Budapest, 2018. április 8. Orbán Viktor miniszterelnök, a Fidesz elnöke (j) és Semjén Zsolt nemzetpolitikáért felelõs miniszterelnök-helyettes, a Kereszténydemokrata Néppárt (KDNP) elnöke a Kossuth-nótát éneklik a párt választási eredményváró rendezvényén a Bálna Budapest rendezvényközpontban az országgyûlési képviselõ-választás napján, 2018. április 8-án. MTI Fotó: Máthé Zoltán

Leaders of ethnic Hungarian parties and organisations have welcomed Prime Minister Viktor Orbán and his Fidesz party’s victory in Sunday’s general election.

Hunor Kelemen, head of the Democratic Alliance of Hungarians in Romania (RMDSZ), said Hungarians had voted to continue work started by Fidesz.

Over the next four years, Hungary will be ruled by a government that prizes the importance of the Transylvanian Hungarian community, he said.

László Tőkés, head of the Hungarian National Council of Transylvania (EMNT), described the outcome of the election as “the triumph of love over hate”. He said the election had been won by the party that had committed itself to “the issue of the Hungarian nation’s fight of self-defence” and lost by “those who had worked to divide the nation”.

Balázs Izsák, head of the Szekler National Council (SZNT), called Fidesz and Orbán’s victory “the victory of Szeklers”. “We all desire for Hungary to be an independent and sovereign state, for laws to be passed in Hungary’s national interests and for the country to be able to protect its own borders,” Izsák wrote in an open letter to Orbán.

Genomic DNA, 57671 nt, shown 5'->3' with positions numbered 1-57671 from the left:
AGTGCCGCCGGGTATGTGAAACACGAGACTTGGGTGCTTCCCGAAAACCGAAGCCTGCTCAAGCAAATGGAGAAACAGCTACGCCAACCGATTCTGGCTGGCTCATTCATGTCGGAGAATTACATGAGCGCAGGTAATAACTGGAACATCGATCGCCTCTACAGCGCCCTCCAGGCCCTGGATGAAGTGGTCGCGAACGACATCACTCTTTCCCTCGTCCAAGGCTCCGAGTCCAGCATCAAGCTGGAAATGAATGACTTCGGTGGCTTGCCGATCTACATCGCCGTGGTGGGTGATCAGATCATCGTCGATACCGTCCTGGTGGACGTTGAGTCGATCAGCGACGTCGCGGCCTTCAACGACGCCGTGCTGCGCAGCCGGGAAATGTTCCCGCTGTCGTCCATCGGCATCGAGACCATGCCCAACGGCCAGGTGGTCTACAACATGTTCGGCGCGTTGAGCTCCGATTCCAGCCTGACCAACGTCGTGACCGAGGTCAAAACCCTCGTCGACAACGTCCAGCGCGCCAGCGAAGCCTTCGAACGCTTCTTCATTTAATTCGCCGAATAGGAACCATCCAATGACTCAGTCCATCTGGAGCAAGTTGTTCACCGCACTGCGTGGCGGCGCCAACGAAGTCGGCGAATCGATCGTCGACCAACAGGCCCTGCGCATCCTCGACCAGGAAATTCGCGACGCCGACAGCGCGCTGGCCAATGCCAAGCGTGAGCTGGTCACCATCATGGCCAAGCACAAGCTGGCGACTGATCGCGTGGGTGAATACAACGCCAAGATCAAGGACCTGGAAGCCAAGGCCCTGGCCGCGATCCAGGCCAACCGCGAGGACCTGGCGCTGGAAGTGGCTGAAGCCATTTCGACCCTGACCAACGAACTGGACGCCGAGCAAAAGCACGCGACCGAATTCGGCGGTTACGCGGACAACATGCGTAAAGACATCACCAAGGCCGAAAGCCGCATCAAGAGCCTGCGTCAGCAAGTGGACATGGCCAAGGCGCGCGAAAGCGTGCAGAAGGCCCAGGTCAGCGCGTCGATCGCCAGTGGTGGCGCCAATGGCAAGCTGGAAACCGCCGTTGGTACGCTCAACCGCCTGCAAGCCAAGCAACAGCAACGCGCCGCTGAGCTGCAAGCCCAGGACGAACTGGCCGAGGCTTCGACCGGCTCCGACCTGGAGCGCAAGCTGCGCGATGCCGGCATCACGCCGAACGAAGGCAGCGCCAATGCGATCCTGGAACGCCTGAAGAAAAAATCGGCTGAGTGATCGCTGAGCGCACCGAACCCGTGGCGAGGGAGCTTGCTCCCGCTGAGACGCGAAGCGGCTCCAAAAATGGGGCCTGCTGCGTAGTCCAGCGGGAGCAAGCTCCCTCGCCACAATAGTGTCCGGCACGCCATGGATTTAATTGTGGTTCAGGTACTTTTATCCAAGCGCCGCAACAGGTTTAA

József Menyhárt, head of the Party of the Hungarian Community (MKP) in Slovakia, congratulated Orbán in a Facebook post, saying that Fidesz’s victory was “also good news” for ethnic Hungarian communities.

“It is unparalleled in modern Hungarian history for someone to win a mandate after eight years in power and to do it by winning a lot more votes than before,” Menyhárt wrote.

Jenő Hajnal, head of the Hungarian National Council of Vojvodina, called the election result a “miracle”. He attributed the ruling alliance’s re-election to its focus on national interests that “are capable of mobilising not only Hungarians in the motherland, but also those living beyond the border and worldwide”.

István Pásztor, head of the Alliance of Vojvodina Hungarians (VMSZ), said ethnic Hungarian communities had hoped for a Fidesz-Christian Democrat absolute majority, “so that we could continue the nation-building that we have carried out over the past eight years”. “With a two-thirds majority, it can be carried out even more intensively, more freely and more clearly,” he added.

Featured image: MTI

Source: MTI

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